I have read each and every comment, all 43 of those preceding mine, and may I say I felt immensely elated as you poets have expressed your generous minds to praise this poem, and nay, the poet. I, being a tiny part of the fraternity, basked in the joy of yours. Particular among those I liked, are the comments of Dinesh Nair, Rajendran Muthiah, Joseph Anderson, Elena Sandu, C.P. Sharma, Romeo Della Valle, Danny Draper, Greg Uhan, David Wood, Hazel Evelyn Durham, Payal Parande, Bri Edwards, Valsa George (her comments on Bri Edwards') and Pradip C. Kudos to all of you who have left your words here! (Report) Reply

  • Valsa George (11/21/2013 11:15:00 PM)

    Dear Mr. Khirul
    I am bowled over by this wonderful comment coming from a very gifted poet! This being chosen as the member poem is a matter of great joy and I enjoy the recognition coming on my way for my simple lines. Only after giving a serious thought to it that I wrote this poem with concious editing and rewriting! I appreciate your willingness to applaud my efforts! Thank you so much! (Report) Reply

  • Khairul Ahsan (11/21/2013 10:27:00 PM)

    First of all, my heartiest congratulations on two counts:
    1. This being your 100th poem (among many more hundreds to come) .
    2. This being selected as the 'Member Poem Of the Day'.
    Having said that, I must commend you for this gem of a piece, was highly delighted to read and recite a number of times. I must also thank you for enriching my vocabulary with many unfamiliar but beautiful words, appropriate to the context.
    Every stanza is a gem by its own merit, but I liked the following three the most:

    'He hearkens to the moans of lovelorn souls
    And sings of beauty in ditties fine
    Triggering sparks into flames grow
    In umpteen hearts that pine and whine'
    Most lovelorn souls look up to a poet's work to find solace, peace and bliss. They'll delightfully acknowledge these lines.
    And...
    'All that's lovesome meets his eyes
    And communes to him in profuse delight
    Which he turns into rhyme and rhythm
    For the whole of mankind to devour and digest'
    And...
    'Though outlawed by the great sage of Greece,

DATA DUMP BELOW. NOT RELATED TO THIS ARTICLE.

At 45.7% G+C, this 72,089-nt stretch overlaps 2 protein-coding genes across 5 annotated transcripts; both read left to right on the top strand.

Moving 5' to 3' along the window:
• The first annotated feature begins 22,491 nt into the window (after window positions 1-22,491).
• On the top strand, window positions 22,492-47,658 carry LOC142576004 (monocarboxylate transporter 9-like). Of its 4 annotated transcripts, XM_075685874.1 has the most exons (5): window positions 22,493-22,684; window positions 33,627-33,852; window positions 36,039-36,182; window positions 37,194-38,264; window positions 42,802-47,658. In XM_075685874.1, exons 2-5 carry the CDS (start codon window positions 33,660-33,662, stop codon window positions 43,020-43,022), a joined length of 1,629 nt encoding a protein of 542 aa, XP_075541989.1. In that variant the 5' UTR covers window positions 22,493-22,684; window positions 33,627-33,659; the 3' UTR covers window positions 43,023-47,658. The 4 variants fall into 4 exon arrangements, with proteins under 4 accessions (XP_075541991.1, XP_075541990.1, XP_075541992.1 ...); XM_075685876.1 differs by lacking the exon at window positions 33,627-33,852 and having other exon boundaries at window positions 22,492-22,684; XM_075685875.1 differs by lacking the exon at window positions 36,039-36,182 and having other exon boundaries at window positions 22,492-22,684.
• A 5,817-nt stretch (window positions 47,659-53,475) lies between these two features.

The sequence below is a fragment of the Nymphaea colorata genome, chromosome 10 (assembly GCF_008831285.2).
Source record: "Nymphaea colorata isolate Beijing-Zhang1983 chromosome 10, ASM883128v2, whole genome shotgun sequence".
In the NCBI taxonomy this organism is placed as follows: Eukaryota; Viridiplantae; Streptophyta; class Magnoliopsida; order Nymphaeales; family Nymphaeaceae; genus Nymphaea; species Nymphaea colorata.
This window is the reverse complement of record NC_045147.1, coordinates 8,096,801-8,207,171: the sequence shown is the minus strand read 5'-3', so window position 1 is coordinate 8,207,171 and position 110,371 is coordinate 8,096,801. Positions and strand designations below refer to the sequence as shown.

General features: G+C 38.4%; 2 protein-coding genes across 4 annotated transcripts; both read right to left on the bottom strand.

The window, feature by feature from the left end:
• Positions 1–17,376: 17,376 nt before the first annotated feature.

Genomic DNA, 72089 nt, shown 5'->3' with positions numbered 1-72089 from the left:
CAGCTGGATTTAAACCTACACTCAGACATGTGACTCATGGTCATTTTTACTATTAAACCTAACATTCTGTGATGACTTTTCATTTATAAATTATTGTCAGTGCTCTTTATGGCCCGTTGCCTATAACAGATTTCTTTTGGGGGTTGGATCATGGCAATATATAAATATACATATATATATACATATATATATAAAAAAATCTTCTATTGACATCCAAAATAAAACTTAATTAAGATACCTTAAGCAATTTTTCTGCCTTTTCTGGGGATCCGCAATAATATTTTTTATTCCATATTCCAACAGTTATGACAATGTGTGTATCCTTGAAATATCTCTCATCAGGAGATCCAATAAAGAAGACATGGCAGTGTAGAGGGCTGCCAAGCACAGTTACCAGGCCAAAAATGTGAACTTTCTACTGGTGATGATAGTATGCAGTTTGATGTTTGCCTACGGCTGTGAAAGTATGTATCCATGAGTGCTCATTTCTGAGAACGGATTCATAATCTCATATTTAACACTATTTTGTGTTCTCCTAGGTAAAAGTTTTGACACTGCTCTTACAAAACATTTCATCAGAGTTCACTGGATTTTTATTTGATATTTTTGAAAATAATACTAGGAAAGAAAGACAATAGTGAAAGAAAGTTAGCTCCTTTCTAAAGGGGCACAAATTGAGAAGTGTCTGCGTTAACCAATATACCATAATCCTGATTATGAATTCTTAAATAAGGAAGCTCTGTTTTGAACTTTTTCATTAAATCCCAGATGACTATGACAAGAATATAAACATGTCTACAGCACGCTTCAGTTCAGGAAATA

Branding the bard, aberrant and a fool
    Oft beneath the façade of his wayward thoughts,
    Lie heaps of wisdom for the discerning soul.'
    Wonderful! Wonderful! ! Wonderful! ! ! Glad to give a well deserved 10/10. (Report) Reply

  • * Sunprincess * (11/18/2013 8:31:00 PM)

    congratulations! ...you have always been one of my favourite poetess...
    I absolutely love your work! :) (Report) Reply

  • Yasmeen Khan (11/18/2013 10:50:00 AM)

    From your harp flows symphonies sweet.....congrats Valsa ma'am on poem of the day. (Report) Reply

  • Savita Tyagi (11/18/2013 8:22:00 AM)

    Excellent poem. So happy to read it as member poem today. Yes a poet imagines, creates, inspires and leads with out a sword or a chisel. Valsa you are one of them. Thank you for sharing. (Report) Reply

  • Babatunde Aremu (11/18/2013 8:08:00 AM)

    This ia great. You succeeded in exposing the modus operandi of a poet. A lot of efforts has gone into this. Kudos (Report) Reply

  • Pradip Chattopadhyay (8/28/2013 1:50:00 AM)

    From his harp flow symphonies sweet
    Songs of longing, love and lust
    Of idyllic happiness, peace and bliss,
    Fuelling hearts with vigorous zest

    Brilliant poetry to reach the landmark! (Report) Reply

  • Om Chawla (8/27/2013 6:40:00 AM)

    There is a saying, ' Jahan na pohanche ravi wahan pohanche kavi' meaning poet reaches where even sun shine cant; that is the sweep that a poet commands.Very well written. (Report) Reply

  • Valsa George (7/24/2013 11:30:00 PM)

    Hmmm.......!
    Hi, Bri,
    I welcome your critcism which is at once constructive and instructive. I remember having read the comment by one of my poet friends... which you have repeated...! ! Yes, the title should have been a little more catchy! Some how 'your hawk eyed presence' on Poem Hunter is a little intimidating to poets like me who are not much confident about the right punctuation or diction! But as your sense of humour often predominates, even if you say something serious, ..... we feel light taking it to be a joke! So when you really mean something serious, put 'serious' in parenthesis! !